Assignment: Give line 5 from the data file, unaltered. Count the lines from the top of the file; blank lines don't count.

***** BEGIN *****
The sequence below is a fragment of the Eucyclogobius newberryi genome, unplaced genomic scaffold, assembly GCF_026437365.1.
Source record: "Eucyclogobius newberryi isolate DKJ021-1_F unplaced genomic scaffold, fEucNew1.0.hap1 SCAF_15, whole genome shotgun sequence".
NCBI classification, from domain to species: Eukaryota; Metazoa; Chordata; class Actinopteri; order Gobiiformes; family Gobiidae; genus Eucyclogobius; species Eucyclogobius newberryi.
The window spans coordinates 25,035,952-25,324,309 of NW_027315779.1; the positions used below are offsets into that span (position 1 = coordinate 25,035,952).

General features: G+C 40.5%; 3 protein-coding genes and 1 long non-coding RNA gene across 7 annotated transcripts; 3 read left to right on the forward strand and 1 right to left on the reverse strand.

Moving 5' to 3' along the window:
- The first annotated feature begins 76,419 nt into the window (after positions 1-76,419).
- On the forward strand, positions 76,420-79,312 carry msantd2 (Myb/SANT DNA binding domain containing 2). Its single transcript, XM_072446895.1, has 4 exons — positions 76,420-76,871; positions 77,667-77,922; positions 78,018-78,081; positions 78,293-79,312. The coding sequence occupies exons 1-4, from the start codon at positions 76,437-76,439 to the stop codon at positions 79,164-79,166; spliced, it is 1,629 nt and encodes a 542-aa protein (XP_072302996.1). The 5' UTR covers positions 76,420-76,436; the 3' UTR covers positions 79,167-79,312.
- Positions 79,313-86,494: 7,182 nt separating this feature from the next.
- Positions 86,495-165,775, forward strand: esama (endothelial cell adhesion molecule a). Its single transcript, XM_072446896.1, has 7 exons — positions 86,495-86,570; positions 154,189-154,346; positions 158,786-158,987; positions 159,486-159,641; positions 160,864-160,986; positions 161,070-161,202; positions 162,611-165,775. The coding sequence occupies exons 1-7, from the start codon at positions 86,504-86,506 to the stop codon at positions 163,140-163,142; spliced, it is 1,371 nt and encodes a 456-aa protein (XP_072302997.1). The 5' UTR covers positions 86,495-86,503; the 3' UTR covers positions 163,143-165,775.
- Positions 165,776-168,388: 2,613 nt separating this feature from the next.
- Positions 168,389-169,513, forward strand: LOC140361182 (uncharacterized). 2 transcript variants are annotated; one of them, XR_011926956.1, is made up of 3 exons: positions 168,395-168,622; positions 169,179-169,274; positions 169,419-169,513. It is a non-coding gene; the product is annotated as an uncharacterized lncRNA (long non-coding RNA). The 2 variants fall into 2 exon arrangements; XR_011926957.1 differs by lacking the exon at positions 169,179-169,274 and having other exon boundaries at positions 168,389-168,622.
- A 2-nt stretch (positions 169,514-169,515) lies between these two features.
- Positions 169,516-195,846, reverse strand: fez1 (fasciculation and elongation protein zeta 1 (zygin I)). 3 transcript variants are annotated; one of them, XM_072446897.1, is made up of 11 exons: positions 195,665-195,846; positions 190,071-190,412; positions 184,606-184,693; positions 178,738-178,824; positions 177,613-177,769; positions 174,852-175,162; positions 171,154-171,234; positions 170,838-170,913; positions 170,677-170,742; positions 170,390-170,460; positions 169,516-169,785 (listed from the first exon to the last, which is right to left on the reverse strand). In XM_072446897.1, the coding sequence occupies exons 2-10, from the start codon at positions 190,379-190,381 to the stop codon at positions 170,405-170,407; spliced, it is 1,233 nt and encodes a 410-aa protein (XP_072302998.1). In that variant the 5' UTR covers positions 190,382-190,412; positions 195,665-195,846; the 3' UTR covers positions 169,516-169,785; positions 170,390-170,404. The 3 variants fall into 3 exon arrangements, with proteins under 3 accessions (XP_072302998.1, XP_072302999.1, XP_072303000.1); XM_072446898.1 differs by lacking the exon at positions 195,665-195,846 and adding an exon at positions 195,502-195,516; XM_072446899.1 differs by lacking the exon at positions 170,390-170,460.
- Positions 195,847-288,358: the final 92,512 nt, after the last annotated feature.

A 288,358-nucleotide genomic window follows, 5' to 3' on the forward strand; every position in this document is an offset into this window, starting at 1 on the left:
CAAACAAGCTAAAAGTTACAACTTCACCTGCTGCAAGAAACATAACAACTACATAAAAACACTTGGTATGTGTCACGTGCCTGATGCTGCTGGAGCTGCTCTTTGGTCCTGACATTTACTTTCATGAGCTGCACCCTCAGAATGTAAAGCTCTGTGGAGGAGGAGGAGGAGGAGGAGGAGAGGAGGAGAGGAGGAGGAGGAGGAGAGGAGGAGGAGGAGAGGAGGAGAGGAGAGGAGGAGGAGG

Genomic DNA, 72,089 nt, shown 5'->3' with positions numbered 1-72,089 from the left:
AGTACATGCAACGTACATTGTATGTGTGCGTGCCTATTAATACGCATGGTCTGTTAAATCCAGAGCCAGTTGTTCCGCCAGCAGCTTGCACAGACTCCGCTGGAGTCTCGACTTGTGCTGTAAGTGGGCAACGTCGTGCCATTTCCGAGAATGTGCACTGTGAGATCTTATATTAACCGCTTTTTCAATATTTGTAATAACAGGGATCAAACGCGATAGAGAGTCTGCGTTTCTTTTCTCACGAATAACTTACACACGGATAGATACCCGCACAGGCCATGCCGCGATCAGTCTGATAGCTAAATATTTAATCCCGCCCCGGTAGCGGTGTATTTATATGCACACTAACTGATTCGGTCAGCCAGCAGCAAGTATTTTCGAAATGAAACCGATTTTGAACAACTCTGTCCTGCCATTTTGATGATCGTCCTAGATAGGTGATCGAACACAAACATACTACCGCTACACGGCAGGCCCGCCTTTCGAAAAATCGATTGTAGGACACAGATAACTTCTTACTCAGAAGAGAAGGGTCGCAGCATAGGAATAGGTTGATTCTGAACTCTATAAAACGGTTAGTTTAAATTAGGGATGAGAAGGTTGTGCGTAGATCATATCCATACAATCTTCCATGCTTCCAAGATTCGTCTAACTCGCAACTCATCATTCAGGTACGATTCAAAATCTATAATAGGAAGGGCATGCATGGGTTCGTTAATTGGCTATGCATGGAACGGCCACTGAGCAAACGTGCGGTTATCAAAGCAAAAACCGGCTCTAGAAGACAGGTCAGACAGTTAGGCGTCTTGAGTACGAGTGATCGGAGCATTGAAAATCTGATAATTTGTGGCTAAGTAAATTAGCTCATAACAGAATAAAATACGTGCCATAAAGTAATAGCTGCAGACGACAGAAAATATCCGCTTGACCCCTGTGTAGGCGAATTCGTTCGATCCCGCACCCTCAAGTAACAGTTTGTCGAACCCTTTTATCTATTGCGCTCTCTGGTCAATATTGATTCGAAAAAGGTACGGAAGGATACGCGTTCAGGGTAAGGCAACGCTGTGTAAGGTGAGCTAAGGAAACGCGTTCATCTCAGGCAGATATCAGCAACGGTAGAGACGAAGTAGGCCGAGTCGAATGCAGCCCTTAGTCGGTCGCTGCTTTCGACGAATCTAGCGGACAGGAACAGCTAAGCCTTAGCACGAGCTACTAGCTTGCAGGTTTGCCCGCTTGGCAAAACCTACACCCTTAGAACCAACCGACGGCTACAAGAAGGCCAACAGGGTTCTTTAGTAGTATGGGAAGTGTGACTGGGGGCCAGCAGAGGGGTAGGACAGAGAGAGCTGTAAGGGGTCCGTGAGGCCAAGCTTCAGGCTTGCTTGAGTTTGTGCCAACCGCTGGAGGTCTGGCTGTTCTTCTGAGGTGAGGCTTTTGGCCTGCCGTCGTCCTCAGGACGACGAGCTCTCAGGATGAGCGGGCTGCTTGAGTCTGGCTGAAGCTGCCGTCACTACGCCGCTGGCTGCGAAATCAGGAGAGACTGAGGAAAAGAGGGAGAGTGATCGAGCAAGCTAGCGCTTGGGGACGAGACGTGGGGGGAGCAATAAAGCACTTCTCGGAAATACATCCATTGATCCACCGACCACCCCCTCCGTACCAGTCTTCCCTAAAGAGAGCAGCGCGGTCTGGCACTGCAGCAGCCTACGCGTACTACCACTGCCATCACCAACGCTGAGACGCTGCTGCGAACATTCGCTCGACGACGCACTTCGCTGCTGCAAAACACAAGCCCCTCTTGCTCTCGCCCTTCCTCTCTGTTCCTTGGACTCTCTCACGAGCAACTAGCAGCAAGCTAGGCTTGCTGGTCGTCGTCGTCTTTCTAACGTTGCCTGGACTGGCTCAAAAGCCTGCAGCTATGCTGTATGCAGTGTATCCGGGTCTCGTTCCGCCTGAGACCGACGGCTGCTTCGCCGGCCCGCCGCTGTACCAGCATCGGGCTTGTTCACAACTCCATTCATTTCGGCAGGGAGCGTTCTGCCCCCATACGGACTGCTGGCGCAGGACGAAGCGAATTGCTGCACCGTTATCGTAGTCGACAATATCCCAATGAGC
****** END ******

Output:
General features: G+C 40.5%; 3 protein-coding genes and 1 long non-coding RNA gene across 7 annotated transcripts; 3 read left to right on the forward strand and 1 right to left on the reverse strand.